Lots of adult female fiction these days has some variation on romantic relationships, good or bad and a female protagonist who has gone through a hard time trying to pull herself up by her bootstraps.  

And adult male fiction?  What there is of it often entails crime, law enforcement or military elements, with a few struggles against personal demons thrown in for good measure. 

That’s not to say every single book out there fits these trends, but a lot of them do.  Witness, the Amazon Top Ten Bestsellers as of September 24, 2012.  The portions in quotes are taken directly from the descriptions of each book or series, while the comments in parentheses and bold are mine.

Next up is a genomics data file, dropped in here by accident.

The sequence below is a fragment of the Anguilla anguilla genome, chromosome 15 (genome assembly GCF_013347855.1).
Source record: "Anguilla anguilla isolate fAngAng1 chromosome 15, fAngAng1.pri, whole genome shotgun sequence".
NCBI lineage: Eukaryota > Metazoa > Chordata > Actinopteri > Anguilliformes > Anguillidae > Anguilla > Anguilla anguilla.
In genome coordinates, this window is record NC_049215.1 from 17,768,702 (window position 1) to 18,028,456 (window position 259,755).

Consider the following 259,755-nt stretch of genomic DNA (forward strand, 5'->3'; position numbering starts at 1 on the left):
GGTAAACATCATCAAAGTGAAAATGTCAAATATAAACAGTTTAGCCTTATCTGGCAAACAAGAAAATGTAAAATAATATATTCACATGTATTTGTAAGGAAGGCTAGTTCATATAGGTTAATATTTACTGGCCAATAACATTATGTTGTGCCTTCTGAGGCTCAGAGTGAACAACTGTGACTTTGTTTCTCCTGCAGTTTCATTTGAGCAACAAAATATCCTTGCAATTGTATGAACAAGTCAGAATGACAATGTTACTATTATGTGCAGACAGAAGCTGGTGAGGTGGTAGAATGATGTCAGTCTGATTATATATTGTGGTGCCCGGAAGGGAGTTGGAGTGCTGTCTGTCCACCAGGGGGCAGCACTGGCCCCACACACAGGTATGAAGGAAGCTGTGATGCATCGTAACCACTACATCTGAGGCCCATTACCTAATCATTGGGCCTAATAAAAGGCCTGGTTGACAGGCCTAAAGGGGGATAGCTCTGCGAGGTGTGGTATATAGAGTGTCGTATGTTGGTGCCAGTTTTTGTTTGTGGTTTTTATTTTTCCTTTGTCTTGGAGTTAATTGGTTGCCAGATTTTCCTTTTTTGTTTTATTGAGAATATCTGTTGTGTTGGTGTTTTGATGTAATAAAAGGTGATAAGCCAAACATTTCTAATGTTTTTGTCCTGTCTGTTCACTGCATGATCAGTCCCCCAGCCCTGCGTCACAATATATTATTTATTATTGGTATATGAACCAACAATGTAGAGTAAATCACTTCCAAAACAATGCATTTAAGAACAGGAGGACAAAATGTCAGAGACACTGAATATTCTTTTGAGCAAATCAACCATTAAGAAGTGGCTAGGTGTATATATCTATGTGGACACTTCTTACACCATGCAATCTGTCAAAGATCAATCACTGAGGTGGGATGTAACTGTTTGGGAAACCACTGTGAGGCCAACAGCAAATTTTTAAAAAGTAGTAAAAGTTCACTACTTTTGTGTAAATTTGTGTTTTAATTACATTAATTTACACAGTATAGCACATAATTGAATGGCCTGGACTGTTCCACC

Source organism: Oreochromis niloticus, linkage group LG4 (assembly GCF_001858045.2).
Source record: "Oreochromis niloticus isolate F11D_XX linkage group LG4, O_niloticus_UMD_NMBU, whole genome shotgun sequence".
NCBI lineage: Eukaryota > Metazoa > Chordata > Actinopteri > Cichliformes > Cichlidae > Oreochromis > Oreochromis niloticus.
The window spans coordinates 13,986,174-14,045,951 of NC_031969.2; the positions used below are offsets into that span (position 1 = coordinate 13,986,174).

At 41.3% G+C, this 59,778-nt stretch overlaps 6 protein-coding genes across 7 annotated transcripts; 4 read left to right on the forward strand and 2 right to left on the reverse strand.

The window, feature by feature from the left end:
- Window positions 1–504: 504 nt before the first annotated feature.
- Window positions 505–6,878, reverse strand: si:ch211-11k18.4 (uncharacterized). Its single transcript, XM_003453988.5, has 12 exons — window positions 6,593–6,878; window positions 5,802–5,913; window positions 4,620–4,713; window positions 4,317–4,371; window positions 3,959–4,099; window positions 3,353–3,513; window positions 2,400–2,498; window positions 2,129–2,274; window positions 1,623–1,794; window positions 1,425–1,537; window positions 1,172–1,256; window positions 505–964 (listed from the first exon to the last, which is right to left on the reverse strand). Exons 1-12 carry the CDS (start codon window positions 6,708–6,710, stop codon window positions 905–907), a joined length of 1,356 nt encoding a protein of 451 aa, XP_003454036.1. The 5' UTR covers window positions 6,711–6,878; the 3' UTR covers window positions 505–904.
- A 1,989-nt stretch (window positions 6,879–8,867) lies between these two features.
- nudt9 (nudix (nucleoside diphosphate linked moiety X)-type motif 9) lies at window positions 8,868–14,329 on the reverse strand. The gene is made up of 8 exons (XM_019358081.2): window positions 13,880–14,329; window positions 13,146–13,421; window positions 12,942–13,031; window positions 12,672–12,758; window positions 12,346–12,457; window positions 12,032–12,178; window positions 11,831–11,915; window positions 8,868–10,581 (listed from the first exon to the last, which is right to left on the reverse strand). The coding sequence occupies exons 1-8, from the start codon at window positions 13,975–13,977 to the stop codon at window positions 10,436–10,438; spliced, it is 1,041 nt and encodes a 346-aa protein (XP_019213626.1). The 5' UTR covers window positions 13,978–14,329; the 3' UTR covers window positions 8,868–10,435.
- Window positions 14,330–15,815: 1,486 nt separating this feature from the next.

1. On Dublin Street by Samantha Young—“Four years ago, Jocelyn Butler left her tragic past behind in the States and started over in Edinburgh.(A female protagonist who has gone through a hard time trying to pull herself up by her bootstraps.)

2. Gone Girl: A Novel by Gillian Flynn—“ Marriage can be a real killer…Gillian Flynn takes that statement to its darkest place in this unputdownable masterpiece about a marriage gone terribly, terribly wrong.(A romantic relationship story, in this case a bad one, I would guess.)

3. Fifty Shades Darker: Book Two of the Fifty Shades Trilogy by E L James
4. Fifty Shades Freed: Book Three of the Fifty Shades Trilogy by E L James
5. Fifty Shades of Grey: Book One of the Fifty Shades Trilogy by E L James 
Erotic, amusing, and deeply moving, the Fifty Shades Trilogy is a tale that will obsess you, possess you, and stay with you forever.(Another  romantic relationship story, though it’s up to you whether it’s good or bad. Sounds nasty to me.)